Traffic > Safety

Don’t be an a**hole: Too many people still drink and drive in the Philippines

One intoxicated driver is already too much

Drunk driving can happen even in broad daylight. PHOTO FROM I-ACT

Last Friday, three innocent human beings lost their lives when a drunk driver plowed into them with his pickup truck in Koronadal City. The 25-, 23-, and 21-year-olds were aboard two motorcycles, and had everything to live for when one selfish individual decided to do something that would rob them of their future.

Those three souls are sadly just the latest victims of behavior that shockingly is still way too socially accepted around here. It really is time to change that, so please help me get one simple message out to everyone loud and clear: If you drink and drive, you’re an a**hole.

The Philippines has a pretty strict anti-drunk-driving law, but as with so many rules and regulations in this wonderful country, the law is one thing and everyday life is another. As a result, way too many people still get behind the wheel after they have consumed alcohol. Drunk driving is an activity that is not only illegal in most countries, but also socially unacceptable.

If I were to stagger out of a pub in Britain or a bar in Germany and walk toward my car with the key in my hand, either bar staff, friends, or, indeed, complete strangers would very likely try to stop me or alert the police. Yet, I bet if you did the same thing in many bars in Metro Manila or outside the capital, not only would you not be stopped, but most people wouldn’t even bat an eyelid.

There's nothing wrong with enjoying a good drink as long as you're responsible. PHOTO BY LEANDRO MANGUBAT

If you’re now angrily thinking, “Frank, that’s simply not true, and of course I would stop someone from drunk driving if I had the chance,” then congratulations: You’re one of the good guys.

Problem is that there are still too few good souls like you and too many boozy drivers. As we are fast heading into the Ber months and countless Christmas parties, get a load of this statistic.

Just last December, at least 84 people died and 1,732 were injured due to road traffic collisions involving drunk drivers. And the LTO Drunk and Drugged Driving Enforcement Team responded to around 1,500 incidents, of which a staggering 1,356 involved drivers who had too much alcohol.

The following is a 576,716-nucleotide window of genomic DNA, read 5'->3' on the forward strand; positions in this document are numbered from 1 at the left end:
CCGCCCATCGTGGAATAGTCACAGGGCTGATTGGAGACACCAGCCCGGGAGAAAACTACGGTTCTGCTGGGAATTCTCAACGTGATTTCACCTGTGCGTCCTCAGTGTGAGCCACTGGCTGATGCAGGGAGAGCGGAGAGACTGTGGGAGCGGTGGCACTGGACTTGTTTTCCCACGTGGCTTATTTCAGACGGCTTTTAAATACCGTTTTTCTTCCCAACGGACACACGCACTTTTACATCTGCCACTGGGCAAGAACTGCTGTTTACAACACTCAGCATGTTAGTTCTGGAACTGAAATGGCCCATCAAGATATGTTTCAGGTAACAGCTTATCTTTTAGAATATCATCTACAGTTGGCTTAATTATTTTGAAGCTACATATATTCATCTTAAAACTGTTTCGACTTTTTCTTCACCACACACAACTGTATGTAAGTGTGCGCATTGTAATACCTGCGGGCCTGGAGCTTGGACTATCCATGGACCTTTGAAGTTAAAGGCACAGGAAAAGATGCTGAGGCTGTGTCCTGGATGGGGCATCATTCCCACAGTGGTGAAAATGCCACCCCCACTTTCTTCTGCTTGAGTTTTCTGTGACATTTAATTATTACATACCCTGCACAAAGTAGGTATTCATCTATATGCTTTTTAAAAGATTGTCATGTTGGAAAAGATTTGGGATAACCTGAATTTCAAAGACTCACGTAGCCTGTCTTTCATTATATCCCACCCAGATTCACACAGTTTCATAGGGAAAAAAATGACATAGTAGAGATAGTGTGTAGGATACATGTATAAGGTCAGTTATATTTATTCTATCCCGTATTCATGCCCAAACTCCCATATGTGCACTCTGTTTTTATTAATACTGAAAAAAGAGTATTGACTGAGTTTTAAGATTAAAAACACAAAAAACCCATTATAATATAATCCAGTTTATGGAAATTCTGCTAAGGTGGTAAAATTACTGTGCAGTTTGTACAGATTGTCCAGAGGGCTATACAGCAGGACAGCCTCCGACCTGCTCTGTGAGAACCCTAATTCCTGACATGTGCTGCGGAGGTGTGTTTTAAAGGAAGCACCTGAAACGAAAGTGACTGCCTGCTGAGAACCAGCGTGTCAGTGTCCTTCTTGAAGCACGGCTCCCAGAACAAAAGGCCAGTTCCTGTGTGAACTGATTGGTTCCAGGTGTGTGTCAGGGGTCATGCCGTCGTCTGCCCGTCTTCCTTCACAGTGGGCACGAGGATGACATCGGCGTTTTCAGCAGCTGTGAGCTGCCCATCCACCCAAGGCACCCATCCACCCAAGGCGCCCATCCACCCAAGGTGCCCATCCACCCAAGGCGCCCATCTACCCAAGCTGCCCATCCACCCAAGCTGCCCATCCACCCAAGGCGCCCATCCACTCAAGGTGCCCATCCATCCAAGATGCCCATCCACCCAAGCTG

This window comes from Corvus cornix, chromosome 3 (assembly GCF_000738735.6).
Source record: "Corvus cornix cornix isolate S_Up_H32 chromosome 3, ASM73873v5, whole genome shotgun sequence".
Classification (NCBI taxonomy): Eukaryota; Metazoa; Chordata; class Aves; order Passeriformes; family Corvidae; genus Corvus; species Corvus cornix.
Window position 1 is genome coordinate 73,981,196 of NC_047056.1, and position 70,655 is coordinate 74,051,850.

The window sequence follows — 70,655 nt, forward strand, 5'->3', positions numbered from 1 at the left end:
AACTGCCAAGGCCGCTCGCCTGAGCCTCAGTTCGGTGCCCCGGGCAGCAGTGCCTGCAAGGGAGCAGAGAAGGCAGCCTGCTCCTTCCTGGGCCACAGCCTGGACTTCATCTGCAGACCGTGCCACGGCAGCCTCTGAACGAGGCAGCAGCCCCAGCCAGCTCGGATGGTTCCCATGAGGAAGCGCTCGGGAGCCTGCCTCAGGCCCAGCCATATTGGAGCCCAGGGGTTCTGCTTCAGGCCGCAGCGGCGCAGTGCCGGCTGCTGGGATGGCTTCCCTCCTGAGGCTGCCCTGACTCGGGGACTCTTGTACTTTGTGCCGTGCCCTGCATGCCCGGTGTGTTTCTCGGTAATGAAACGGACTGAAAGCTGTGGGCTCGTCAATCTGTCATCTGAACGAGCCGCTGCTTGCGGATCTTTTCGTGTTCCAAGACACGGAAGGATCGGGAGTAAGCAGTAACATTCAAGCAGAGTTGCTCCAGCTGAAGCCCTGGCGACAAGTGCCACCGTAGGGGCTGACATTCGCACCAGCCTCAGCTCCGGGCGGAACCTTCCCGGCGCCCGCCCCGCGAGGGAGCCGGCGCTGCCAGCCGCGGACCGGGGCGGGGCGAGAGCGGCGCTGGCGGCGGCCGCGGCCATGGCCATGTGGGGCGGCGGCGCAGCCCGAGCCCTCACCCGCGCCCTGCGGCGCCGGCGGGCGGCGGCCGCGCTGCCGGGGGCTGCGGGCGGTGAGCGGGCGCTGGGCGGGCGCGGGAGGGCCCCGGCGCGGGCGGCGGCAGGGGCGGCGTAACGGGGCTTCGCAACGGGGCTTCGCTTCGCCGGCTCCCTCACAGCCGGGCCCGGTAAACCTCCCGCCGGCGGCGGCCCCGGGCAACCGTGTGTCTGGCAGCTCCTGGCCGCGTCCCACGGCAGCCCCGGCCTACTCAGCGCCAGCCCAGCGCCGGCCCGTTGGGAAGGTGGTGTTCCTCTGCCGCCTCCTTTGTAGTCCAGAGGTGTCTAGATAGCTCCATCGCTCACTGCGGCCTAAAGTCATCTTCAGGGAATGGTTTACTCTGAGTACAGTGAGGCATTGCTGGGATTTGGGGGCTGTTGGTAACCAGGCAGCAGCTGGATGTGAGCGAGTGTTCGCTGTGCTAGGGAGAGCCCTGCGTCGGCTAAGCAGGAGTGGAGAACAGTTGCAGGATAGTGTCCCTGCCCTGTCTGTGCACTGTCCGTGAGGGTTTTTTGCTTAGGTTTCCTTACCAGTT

There are many other frightening statistics I could quote here, including one that suggested almost one-third of the 12,000 people who die on Philippine roads every year do so because alcohol was involved.

Consider other options such as carpooling, ride-sharing, or public transport when going out to drink. PHOTO BY LEANDRO MANGUBAT

In the end, every single life lost because of drunk driving is one too many. There are exactly zero reasons why anyone should drive while intoxicated. None. Nada. Zilch.

But there are many ways in which you can ensure that a night out doesn’t end in tragedy. Plan ahead and have a designated driver, the one person in your group who stays sober and drives you home. Take a taxi or a Grab car home if you can, or otherwise arrange transport for when you have a few too many.

If you can afford to get hammered, you can afford to get home safelybecause the price you will pay when it goes wrong is infinitely worse than a few hundred pesos for a taxi.

Heineken even got Max Verstappen to join its campaign against drunk driving. PHOTO FROM HEINEKEN

While authorities are already trying to do moreincluding giving the LTO more resources to go after drunk driverswhat I really think needs to happen is a shift in the way driving under the influence is perceived by society.

It must become as utterly socially unacceptable as it already is in many other countries, and there are various ways in which we can achieve this.

One is by making it clear to friends and family what we think of the activity, but another approach involves the authorities. Just bringing in laws is not enough, and gentle campaigns, like The Power of No,” don’t seem to hit the spot hard enough.

When you choose to drive intoxicated, you are willingly gambling with your life and the lives of others. PHOTO FROM PEXELS

Maybe a little shock tactic would help. Police and agencies like the Metropolitan Manila Development Authority should put on displays in malls showing mangled wrecks caused by drunk drivers.

This is routinely being done elsewhere, and seeing what the reality of alcohol-caused death and destruction looks like can have a profound effect on people.

Hard-hitting adverts on TV and social media can be used to further drive the point home, but ultimately, it’s down to us all to do our part. VISOR readers are a smart bunch who like to do what’s rightof that I am quite sure.

So, please help to get the word out and reduce the number of drunk-driving incidents on our roads. Please make everyone realize: Friends don’t let friends be a**holes. Friends don’t let friends drink and drive.

Frank Schuengel

Frank is a German e-commerce executive who loves his wife, a Filipina, so much he decided to base himself in Manila. He has interesting thoughts on Philippine motoring. He writes the aptly named ‘Frankly’ column.